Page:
Kyosuke (pronounced kyo-s-kay) studies social and communication networks to better understand why and how people perceive, activate, and leverage their social contacts to accomplish their goals. Mainly, he is interested in providing scientific evidence for the best practices of networking and communication. For example, who would you ask for advice about jobs if you just lost your job? Current scientific evidence shows that counterintuitively, your "weak" connections (e.g., someone whom you just met at a bar) tend to bring useful information on new jobs than your family members or close friends. His research goal is to provide this kind of insights into the world.Current Research Projects:
Whereas the benefit of creating a new contact directly goes to you, increasing communication frequency with your existing contact can benefit your partner or neighbors. Our findings are fairly consistent based on our simulations of networking approaches on a diverse set of real-world communication networks.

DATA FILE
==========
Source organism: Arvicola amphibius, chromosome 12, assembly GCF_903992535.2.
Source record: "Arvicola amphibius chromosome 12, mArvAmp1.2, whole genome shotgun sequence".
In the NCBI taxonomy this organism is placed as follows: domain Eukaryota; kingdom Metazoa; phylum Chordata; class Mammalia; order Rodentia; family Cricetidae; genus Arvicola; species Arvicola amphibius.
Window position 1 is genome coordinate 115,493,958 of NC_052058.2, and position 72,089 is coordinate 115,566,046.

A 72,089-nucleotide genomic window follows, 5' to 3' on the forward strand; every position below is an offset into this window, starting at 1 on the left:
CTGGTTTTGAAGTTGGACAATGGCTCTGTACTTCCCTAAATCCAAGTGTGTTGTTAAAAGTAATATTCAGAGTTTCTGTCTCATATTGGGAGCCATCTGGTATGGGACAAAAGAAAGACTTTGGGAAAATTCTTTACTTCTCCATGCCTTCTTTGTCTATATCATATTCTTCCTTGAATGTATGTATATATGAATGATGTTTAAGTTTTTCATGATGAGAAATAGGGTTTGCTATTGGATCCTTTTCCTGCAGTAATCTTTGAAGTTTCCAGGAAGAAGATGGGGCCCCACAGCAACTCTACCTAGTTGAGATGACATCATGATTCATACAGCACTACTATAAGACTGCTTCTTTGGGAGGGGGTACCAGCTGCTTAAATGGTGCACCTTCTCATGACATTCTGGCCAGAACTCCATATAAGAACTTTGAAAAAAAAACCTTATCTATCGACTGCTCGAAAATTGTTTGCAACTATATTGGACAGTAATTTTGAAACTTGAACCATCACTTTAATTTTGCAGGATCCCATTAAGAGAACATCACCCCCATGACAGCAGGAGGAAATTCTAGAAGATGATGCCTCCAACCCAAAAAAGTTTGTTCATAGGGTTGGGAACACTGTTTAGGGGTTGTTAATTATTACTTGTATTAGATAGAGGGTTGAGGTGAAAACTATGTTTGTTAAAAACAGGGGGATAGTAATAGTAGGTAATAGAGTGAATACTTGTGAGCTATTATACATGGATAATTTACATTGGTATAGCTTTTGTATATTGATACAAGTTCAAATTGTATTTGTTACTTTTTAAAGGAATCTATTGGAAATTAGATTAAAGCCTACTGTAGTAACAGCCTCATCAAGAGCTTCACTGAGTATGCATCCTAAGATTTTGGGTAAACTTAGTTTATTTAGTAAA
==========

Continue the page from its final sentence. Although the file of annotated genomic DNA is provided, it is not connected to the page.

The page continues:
Using data-driven computer simulations, we study the effect of networking strategies on efficiency in communication networks. We found there is a clear trade-off between the studied networking strategies and efficiency.
In this paper, we assess the impact of social media on social and economic development, using an analytical framework that draws on social networks and social learning.